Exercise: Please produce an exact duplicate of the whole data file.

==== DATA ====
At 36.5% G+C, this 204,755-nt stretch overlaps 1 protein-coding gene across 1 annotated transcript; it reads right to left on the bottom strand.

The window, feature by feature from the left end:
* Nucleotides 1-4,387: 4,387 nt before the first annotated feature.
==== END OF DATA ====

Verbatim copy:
At 36.5% G+C, this 204,755-nt stretch overlaps 1 protein-coding gene across 1 annotated transcript; it reads right to left on the bottom strand.

The window, feature by feature from the left end:
* Nucleotides 1-4,387: 4,387 nt before the first annotated feature.